• [0035]
    If it was determined that the data packet was addressed for a multicast in step 340, the process would continue to step 350 where the port indicator is set to all ports within the multicast group, which as described above, may be any number of the ports of switch 70. The process then continues to step 370 where enhanced network driver 230 passes the data packet with the correct port information to the lower level layer for transmission. If it was determined that the data packet was addressed for a broadcast in step 335 or that the destination address was not found in step 355, the process continues to step 360 where the port indicator is set to all ports. In the case of a broadcast data packet, the port indicator is set to all ports because the data packet is destined for all ports. In the case of unicast data packet, enhanced network driver 230 does not know which port the data packet is destined for, so it is sent out of all ports so that it is guaranteed to arrive at the correct destination. After the port indicator is set to all ports in step 360, the continues to step 370 where enhanced network driver 230 passes the data packet addressed for transmission out of all ports. Those skilled in the art will understand that the above example control process included the elements of broadcast and multicast, which are normally associated with an Ethernet-type network. However, the present invention is not limited to Ethernet-type networks, but may be implemented on other network types. For example, a point to point network connection may not include broadcasting and multicasting, but the enhanced network driver may still be implemented in such a networking arrangement.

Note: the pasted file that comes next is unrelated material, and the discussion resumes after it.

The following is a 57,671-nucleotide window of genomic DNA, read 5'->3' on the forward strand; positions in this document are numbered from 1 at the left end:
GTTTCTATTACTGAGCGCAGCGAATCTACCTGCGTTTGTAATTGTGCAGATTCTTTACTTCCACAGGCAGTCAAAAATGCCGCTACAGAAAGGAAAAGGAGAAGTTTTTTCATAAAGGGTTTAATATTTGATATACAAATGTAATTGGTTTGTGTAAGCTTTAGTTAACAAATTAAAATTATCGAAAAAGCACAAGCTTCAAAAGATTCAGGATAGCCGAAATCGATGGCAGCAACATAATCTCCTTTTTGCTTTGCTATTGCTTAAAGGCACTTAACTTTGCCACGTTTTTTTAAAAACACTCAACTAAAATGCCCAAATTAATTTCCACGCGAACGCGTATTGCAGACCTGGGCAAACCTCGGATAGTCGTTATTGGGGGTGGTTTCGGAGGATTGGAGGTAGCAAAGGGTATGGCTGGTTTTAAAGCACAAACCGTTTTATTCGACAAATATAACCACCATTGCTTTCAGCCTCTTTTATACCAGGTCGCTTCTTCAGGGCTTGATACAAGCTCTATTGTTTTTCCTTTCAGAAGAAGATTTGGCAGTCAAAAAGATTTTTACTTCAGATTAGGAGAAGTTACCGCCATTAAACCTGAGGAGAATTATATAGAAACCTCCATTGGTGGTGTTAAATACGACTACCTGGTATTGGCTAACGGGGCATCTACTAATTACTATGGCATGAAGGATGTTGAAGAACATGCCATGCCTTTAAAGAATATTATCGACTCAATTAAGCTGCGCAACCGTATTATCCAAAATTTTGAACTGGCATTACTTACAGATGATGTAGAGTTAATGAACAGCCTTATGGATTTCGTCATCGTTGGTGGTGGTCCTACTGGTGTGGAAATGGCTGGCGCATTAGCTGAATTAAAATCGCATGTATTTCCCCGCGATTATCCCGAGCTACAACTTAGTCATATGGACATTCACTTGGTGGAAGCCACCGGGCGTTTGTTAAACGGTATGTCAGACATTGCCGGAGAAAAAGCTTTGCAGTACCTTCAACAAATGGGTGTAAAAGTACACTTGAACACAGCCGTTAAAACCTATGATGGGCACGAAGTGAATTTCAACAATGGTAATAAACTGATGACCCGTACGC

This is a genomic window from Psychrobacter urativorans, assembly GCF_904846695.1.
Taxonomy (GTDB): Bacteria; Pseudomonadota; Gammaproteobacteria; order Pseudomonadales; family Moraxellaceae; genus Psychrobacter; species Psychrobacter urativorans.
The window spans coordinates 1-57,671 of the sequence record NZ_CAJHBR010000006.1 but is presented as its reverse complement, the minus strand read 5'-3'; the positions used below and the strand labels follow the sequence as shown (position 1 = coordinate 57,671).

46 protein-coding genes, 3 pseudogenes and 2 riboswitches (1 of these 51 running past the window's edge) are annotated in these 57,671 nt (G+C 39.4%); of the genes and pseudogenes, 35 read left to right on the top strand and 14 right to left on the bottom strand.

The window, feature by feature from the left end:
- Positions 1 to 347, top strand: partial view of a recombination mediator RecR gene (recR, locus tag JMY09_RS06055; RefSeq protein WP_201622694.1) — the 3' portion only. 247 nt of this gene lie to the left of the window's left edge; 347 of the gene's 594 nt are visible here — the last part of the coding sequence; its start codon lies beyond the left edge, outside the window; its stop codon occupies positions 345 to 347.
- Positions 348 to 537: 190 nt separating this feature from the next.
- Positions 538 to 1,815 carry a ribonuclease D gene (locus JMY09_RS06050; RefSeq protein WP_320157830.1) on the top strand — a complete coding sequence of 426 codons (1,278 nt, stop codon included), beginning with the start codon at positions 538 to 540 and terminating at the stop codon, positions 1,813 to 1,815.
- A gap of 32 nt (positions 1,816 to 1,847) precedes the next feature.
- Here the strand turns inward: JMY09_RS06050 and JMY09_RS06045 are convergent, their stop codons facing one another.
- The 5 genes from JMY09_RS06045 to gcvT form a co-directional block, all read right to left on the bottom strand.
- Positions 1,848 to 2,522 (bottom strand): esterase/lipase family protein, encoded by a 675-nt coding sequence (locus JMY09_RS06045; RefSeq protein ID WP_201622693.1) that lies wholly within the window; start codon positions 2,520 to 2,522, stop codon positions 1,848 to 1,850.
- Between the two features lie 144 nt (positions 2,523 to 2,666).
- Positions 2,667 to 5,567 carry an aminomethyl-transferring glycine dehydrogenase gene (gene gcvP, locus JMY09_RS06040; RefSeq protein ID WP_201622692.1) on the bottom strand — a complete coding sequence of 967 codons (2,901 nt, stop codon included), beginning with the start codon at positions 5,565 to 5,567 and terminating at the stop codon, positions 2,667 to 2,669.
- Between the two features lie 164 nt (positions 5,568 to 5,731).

• [0036]
    As can be seen from the above described example, enhanced network driver 230 is concerned with the addressing of data packets and the transmission of data packets to the next highest or next lowest layer in the protocol. The functions of the enhanced network driver 230 are completely independent of the hardware devices and contains no control functions for such devices. Therefore, enhanced network driver 230 is completely transportable within the network and may be implemented with any type of hardware device.
  • [0037]